Suicide rate and working hours in Russia
Keywords:suicide rate, working time, everyday life, panel regression
Based on panel data collected in the subjects of the Russian Federation from 2000 through 2017, the author examines how the length of employees’ working day influences the suicide rate. A hypothesis stating that there is a U-shape relationship between the length of the employees’ working time and the suicide rate is proved statistically. With an increase in the average actual weekly working hours the suicide rate decreases, thus reaching its minimum at a certain optimal number of hours, and then starts growing again. The author determines, for the first time, that given that there are hidden socio-economic factors (unemployment, level of well-being, etc.), an optimal number of working hours for individuals working as employed persons in Russia is 37,99 hours per week; 40,55 for the employed men; 35,69 for the employed women. An optimal number of average actual weekly hours in Russia (37,99) is close to the European optimal value (38,72) determined earlier by the authors. This leads to the conclusion that there is a universal statistical correlation between the suicide rate and the length of working time (at least in those countries where the social situation is relatively stable), which in turn opens possibilities to manage time towards an optimal working week in order to reduce the suicide rate influenced by routine activities to a minimum.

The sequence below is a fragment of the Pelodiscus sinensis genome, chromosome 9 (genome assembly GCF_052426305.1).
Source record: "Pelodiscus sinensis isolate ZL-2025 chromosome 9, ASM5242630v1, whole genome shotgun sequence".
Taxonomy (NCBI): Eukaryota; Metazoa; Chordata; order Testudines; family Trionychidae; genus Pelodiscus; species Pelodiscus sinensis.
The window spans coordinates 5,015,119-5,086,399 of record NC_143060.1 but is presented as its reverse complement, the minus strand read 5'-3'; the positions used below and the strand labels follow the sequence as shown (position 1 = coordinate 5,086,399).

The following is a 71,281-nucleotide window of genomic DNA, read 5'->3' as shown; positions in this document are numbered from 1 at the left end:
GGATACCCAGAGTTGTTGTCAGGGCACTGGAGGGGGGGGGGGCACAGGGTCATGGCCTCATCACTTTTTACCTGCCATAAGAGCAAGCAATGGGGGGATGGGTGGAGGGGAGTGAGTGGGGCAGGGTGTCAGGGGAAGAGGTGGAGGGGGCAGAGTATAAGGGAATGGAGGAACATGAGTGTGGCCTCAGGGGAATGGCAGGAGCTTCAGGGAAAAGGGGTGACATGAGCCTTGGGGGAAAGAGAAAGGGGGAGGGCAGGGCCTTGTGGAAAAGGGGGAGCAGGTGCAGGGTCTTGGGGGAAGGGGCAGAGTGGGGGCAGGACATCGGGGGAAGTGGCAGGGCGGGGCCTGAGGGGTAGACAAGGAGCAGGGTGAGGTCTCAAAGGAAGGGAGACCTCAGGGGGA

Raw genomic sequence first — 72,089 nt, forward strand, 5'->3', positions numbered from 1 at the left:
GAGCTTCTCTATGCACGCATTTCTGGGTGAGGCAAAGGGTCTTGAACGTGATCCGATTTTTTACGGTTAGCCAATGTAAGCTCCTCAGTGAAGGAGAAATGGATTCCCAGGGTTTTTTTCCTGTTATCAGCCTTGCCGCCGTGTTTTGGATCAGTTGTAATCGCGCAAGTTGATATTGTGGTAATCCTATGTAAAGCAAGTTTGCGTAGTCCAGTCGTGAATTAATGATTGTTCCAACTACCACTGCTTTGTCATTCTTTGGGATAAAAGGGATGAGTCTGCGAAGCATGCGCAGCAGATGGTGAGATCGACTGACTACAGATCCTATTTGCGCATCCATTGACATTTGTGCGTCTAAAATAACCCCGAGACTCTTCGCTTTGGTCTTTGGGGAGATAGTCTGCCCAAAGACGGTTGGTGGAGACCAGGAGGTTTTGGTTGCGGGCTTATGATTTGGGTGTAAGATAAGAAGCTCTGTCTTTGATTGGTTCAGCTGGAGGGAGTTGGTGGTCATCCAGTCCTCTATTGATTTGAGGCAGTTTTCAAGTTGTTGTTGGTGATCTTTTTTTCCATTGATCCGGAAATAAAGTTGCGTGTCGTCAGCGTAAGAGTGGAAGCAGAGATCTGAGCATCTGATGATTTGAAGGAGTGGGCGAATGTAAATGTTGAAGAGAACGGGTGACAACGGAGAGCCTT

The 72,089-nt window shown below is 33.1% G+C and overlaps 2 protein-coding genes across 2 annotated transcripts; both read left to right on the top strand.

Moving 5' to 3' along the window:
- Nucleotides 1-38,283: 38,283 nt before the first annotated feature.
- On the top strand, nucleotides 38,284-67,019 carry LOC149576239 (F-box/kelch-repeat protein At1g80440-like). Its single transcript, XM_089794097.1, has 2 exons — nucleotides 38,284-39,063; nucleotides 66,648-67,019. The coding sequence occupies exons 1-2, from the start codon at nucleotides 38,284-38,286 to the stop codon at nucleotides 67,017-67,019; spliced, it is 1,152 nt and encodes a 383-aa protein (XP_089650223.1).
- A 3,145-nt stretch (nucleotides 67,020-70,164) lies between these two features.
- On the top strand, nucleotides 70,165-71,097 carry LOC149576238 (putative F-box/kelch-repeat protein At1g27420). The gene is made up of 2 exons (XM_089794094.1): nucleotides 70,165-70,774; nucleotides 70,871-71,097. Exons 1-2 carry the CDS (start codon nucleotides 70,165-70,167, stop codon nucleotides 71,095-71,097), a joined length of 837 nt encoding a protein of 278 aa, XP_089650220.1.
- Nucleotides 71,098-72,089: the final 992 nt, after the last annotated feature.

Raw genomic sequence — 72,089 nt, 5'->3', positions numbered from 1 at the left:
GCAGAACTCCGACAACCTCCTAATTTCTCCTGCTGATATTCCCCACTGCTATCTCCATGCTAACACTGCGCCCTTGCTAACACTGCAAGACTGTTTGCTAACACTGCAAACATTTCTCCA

Acknowledgments. The study is funded by Russian Foundation for Basic Research, research project no. 19-010-00830.